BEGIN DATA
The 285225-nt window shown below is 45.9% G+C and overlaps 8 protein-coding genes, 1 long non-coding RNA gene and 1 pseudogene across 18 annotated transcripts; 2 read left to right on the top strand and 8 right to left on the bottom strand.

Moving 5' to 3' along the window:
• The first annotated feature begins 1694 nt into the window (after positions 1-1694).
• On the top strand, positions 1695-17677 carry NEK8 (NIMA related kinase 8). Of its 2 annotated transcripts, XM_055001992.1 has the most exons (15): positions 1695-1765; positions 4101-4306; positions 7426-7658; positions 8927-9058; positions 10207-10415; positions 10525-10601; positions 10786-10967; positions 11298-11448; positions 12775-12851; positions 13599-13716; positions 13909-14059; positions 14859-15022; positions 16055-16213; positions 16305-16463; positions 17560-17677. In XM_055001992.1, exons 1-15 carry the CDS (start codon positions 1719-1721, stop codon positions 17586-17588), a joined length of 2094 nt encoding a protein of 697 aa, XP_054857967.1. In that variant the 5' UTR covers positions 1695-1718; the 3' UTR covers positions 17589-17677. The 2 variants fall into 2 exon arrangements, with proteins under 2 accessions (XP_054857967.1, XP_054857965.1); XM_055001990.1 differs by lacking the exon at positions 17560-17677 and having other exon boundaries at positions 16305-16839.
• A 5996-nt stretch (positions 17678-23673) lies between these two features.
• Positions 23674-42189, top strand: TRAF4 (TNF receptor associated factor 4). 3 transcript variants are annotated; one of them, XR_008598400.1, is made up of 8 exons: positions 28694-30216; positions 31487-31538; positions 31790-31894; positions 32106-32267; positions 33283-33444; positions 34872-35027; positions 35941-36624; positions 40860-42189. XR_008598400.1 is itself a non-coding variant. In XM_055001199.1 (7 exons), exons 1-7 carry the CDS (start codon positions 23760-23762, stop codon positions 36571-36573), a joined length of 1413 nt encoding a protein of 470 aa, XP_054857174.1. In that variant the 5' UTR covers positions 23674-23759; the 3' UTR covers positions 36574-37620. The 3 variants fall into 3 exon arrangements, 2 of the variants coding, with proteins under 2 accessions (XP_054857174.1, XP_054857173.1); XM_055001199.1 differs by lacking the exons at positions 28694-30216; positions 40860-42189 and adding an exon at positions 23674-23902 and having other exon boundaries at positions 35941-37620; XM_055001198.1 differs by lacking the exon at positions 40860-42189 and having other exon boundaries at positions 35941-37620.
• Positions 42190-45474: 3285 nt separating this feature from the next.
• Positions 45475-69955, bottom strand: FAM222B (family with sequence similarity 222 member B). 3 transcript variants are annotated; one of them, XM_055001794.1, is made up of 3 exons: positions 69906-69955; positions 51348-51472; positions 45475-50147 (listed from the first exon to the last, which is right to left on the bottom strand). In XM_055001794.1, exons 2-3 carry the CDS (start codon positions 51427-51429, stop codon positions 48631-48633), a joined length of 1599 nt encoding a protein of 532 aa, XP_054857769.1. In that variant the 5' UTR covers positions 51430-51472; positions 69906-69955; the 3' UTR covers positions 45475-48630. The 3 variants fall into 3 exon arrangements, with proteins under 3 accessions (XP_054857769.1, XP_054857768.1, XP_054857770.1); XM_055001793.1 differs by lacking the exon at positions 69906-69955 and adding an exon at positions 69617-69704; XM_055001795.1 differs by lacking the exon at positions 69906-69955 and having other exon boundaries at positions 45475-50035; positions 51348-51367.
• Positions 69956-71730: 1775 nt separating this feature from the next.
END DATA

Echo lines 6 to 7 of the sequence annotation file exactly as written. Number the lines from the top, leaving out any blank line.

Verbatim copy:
• Positions 23674-42189, top strand: TRAF4 (TNF receptor associated factor 4). 3 transcript variants are annotated; one of them, XR_008598400.1, is made up of 8 exons: positions 28694-30216; positions 31487-31538; positions 31790-31894; positions 32106-32267; positions 33283-33444; positions 34872-35027; positions 35941-36624; positions 40860-42189. XR_008598400.1 is itself a non-coding variant. In XM_055001199.1 (7 exons), exons 1-7 carry the CDS (start codon positions 23760-23762, stop codon positions 36571-36573), a joined length of 1413 nt encoding a protein of 470 aa, XP_054857174.1. In that variant the 5' UTR covers positions 23674-23759; the 3' UTR covers positions 36574-37620. The 3 variants fall into 3 exon arrangements, 2 of the variants coding, with proteins under 2 accessions (XP_054857174.1, XP_054857173.1); XM_055001199.1 differs by lacking the exons at positions 28694-30216; positions 40860-42189 and adding an exon at positions 23674-23902 and having other exon boundaries at positions 35941-37620; XM_055001198.1 differs by lacking the exon at positions 40860-42189 and having other exon boundaries at positions 35941-37620.
• Positions 42190-45474: 3285 nt separating this feature from the next.